“Proton therapy was the only curative course of treatment in my cancer journey that would not put me at risk for losing an additional 30 percent of my vision. Proton therapy took my vision loss risk from 30 percent to just three percent. For me, it was my only chance of ensuring I could watch my children grow up.”
As an endurance athlete, Brad spends many hours a week training for marathons and Ironman events. When he’s not running, he enjoys spending time with his wife and young children. So it’s no surprise, that cancer was the furthest thing from his mind four years ago.
However, a host of odd symptoms including an intense sense of déjà vu and a strange taste in his mouth even when he hadn’t eaten, led Brad to consult a neurologist. As an athlete acutely in tune with his body, he knew something was not right physically.
Initially, his neurologist pegged his symptoms to a form of epilepsy, but an MRI revealed a baseball sized tumor located on the right side of his brain.
At 31 years old, with a wife and new baby, and in peak athletic shape, the news came as a complete shock to Brad and his family.
Brad’s neurologist laid out three options to treat the tumor:
- Wait and watch
- Perform a biopsy on the tumor
- Remove as much of the tumor as possible
As the tumor was diffused across his brain, chemotherapy and traditional radiation were not viable options. Brad and his care team opted for option 3 and immediately scheduled surgery.
One month after diagnosis, Brad emerged from a successful surgery that strategically removed 95 percent of the tumor and returned home after a short hospital stay. Despite changes to his vision, Brad returned to his normal activity level just six months after his surgery, thanks to the support of an excellent care team.
Just a year following surgery, Brad could race again and competed for the first time in over a year at a local 10K, for which proceeds raised went directly to cancer research.
Shortly thereafter, however, a quarterly scan revealed that the remaining five percent of the tumor left in his brain during surgery had begun to grow. Brad’s case was sent to a panel of experts at Barnes-Jewish hospital, known as the “Tumor Board,” who decided proton therapy was the best course of action to defeat his cancer once and for all.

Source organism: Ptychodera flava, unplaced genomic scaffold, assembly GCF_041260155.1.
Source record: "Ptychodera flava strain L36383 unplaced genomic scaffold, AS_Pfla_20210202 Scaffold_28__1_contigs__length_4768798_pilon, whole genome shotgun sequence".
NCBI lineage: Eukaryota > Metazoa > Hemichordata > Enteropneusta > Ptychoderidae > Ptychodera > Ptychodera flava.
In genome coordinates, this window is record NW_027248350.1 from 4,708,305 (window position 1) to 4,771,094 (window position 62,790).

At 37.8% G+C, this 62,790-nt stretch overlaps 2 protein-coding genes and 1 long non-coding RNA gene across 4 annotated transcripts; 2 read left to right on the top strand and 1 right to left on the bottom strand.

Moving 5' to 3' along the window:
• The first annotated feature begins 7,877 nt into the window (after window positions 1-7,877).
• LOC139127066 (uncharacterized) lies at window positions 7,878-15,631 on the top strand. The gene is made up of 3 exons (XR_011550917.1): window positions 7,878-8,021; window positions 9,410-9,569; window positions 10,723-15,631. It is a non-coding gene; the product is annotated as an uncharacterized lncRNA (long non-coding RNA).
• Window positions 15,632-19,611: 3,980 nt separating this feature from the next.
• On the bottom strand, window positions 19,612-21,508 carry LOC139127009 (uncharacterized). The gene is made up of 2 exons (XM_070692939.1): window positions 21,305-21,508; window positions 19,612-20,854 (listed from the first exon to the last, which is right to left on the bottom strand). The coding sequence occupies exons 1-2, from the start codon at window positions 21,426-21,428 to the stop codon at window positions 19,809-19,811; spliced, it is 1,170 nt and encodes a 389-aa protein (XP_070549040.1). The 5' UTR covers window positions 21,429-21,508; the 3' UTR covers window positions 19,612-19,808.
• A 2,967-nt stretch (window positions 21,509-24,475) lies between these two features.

Proton therapy was the only curative course of treatment at this point in Brad’s cancer journey that would not put him at risk for losing an additional 30 percent of his vision or adversely affecting his quality of life, which he and his care team had worked so hard to rebuild. In fact, proton therapy took the risk of vision loss from 30 percent to just three percent.
Brad’s proton therapy was complemented with oral chemotherapy and traditional radiation. The care plan allowed him to keep working, running, and enjoying time with his young family while undergoing treatment.
His proton therapy radiation treatment proved successful and removed the five percent of the tumor left behind by surgery and, so far, there is nothing to indicate his cancer’s return. Other than the initial vision loss he experienced as a result of his surgery, Brad lives with no side effects following proton therapy and continues to enjoy his life as a competitive athlete, accomplished professional, and loving family man.
After having weathered the storm, Brad’s goal is to be the first person to live to 100 years having been diagnosed with brain cancer at 31. After four years of living cancer free and with a healthy lifestyle and continued optimism, Brad is surely on the right track.